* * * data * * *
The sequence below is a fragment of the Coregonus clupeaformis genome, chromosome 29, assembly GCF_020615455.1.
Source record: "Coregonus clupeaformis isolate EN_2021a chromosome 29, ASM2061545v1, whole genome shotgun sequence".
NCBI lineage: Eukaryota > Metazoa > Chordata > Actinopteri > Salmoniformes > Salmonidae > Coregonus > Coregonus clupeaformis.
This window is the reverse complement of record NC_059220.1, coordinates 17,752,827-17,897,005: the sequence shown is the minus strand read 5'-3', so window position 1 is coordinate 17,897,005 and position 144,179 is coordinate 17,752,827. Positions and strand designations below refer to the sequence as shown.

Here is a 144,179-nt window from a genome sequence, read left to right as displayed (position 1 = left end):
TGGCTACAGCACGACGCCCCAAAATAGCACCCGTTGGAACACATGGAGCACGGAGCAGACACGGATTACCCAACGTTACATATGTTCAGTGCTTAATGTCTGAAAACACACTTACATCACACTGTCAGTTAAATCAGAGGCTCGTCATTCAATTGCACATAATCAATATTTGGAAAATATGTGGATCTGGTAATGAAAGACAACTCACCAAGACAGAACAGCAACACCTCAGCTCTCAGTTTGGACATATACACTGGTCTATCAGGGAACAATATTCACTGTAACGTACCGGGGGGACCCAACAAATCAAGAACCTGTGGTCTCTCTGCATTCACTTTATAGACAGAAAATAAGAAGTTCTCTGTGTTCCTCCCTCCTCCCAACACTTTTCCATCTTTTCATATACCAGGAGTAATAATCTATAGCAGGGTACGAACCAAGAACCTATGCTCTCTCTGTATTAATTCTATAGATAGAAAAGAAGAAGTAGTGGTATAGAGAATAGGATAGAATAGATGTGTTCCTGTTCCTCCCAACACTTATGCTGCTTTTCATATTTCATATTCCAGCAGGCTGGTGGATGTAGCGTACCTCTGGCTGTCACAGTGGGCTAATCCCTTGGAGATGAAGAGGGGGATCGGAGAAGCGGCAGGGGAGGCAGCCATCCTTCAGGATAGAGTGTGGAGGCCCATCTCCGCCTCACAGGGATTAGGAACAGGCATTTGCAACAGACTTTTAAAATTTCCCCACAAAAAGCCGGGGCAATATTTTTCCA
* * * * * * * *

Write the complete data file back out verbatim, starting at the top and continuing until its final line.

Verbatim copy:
The sequence below is a fragment of the Coregonus clupeaformis genome, chromosome 29, assembly GCF_020615455.1.
Source record: "Coregonus clupeaformis isolate EN_2021a chromosome 29, ASM2061545v1, whole genome shotgun sequence".
NCBI lineage: Eukaryota > Metazoa > Chordata > Actinopteri > Salmoniformes > Salmonidae > Coregonus > Coregonus clupeaformis.
This window is the reverse complement of record NC_059220.1, coordinates 17,752,827-17,897,005: the sequence shown is the minus strand read 5'-3', so window position 1 is coordinate 17,897,005 and position 144,179 is coordinate 17,752,827. Positions and strand designations below refer to the sequence as shown.

Here is a 144,179-nt window from a genome sequence, read left to right as displayed (position 1 = left end):
TGGCTACAGCACGACGCCCCAAAATAGCACCCGTTGGAACACATGGAGCACGGAGCAGACACGGATTACCCAACGTTACATATGTTCAGTGCTTAATGTCTGAAAACACACTTACATCACACTGTCAGTTAAATCAGAGGCTCGTCATTCAATTGCACATAATCAATATTTGGAAAATATGTGGATCTGGTAATGAAAGACAACTCACCAAGACAGAACAGCAACACCTCAGCTCTCAGTTTGGACATATACACTGGTCTATCAGGGAACAATATTCACTGTAACGTACCGGGGGGACCCAACAAATCAAGAACCTGTGGTCTCTCTGCATTCACTTTATAGACAGAAAATAAGAAGTTCTCTGTGTTCCTCCCTCCTCCCAACACTTTTCCATCTTTTCATATACCAGGAGTAATAATCTATAGCAGGGTACGAACCAAGAACCTATGCTCTCTCTGTATTAATTCTATAGATAGAAAAGAAGAAGTAGTGGTATAGAGAATAGGATAGAATAGATGTGTTCCTGTTCCTCCCAACACTTATGCTGCTTTTCATATTTCATATTCCAGCAGGCTGGTGGATGTAGCGTACCTCTGGCTGTCACAGTGGGCTAATCCCTTGGAGATGAAGAGGGGGATCGGAGAAGCGGCAGGGGAGGCAGCCATCCTTCAGGATAGAGTGTGGAGGCCCATCTCCGCCTCACAGGGATTAGGAACAGGCATTTGCAACAGACTTTTAAAATTTCCCCACAAAAAGCCGGGGCAATATTTTTCCA